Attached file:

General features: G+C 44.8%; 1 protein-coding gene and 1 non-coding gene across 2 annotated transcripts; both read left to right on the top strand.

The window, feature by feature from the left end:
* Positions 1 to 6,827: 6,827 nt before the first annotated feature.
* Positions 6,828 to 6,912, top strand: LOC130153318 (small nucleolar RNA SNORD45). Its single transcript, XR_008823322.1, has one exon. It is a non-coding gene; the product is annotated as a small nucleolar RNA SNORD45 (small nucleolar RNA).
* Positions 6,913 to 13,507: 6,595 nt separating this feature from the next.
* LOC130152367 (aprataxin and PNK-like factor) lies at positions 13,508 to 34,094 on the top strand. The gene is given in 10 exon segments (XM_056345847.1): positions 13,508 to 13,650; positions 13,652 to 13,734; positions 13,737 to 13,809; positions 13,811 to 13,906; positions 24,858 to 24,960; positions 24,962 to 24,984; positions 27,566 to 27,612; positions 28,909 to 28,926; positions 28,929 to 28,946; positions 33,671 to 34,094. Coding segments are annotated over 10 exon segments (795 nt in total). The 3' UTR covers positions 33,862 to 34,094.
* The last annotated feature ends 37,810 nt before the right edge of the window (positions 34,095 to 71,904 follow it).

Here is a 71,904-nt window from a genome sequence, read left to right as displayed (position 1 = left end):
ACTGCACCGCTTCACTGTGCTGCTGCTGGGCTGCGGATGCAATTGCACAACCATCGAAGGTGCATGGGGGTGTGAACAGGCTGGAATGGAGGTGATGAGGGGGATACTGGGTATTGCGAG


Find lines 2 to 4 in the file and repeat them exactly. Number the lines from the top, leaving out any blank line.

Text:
The window, feature by feature from the left end:
* Positions 1 to 6,827: 6,827 nt before the first annotated feature.
* Positions 6,828 to 6,912, top strand: LOC130153318 (small nucleolar RNA SNORD45). Its single transcript, XR_008823322.1, has one exon. It is a non-coding gene; the product is annotated as a small nucleolar RNA SNORD45 (small nucleolar RNA).